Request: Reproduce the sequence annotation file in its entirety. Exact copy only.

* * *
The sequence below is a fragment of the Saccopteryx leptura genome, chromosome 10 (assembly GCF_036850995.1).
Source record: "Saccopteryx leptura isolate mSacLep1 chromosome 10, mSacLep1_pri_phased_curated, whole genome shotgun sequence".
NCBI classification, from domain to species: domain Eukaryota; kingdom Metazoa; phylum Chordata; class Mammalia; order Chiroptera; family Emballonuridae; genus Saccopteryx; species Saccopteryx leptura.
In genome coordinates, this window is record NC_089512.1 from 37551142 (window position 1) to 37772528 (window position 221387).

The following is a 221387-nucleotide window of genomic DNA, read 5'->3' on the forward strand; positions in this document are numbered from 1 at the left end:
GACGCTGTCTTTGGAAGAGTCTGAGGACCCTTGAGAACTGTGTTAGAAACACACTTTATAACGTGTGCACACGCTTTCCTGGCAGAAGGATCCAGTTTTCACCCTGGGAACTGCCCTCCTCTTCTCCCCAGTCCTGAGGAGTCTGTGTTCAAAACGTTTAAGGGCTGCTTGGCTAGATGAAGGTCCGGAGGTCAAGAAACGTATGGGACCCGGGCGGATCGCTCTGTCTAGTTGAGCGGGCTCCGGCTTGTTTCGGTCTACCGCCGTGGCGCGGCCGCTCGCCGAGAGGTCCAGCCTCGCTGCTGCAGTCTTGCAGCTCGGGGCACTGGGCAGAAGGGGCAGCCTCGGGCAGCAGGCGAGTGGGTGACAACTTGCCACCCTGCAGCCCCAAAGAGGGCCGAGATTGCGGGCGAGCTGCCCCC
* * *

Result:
The sequence below is a fragment of the Saccopteryx leptura genome, chromosome 10 (assembly GCF_036850995.1).
Source record: "Saccopteryx leptura isolate mSacLep1 chromosome 10, mSacLep1_pri_phased_curated, whole genome shotgun sequence".
NCBI classification, from domain to species: domain Eukaryota; kingdom Metazoa; phylum Chordata; class Mammalia; order Chiroptera; family Emballonuridae; genus Saccopteryx; species Saccopteryx leptura.
In genome coordinates, this window is record NC_089512.1 from 37551142 (window position 1) to 37772528 (window position 221387).

The following is a 221387-nucleotide window of genomic DNA, read 5'->3' on the forward strand; positions in this document are numbered from 1 at the left end:
GACGCTGTCTTTGGAAGAGTCTGAGGACCCTTGAGAACTGTGTTAGAAACACACTTTATAACGTGTGCACACGCTTTCCTGGCAGAAGGATCCAGTTTTCACCCTGGGAACTGCCCTCCTCTTCTCCCCAGTCCTGAGGAGTCTGTGTTCAAAACGTTTAAGGGCTGCTTGGCTAGATGAAGGTCCGGAGGTCAAGAAACGTATGGGACCCGGGCGGATCGCTCTGTCTAGTTGAGCGGGCTCCGGCTTGTTTCGGTCTACCGCCGTGGCGCGGCCGCTCGCCGAGAGGTCCAGCCTCGCTGCTGCAGTCTTGCAGCTCGGGGCACTGGGCAGAAGGGGCAGCCTCGGGCAGCAGGCGAGTGGGTGACAACTTGCCACCCTGCAGCCCCAAAGAGGGCCGAGATTGCGGGCGAGCTGCCCCC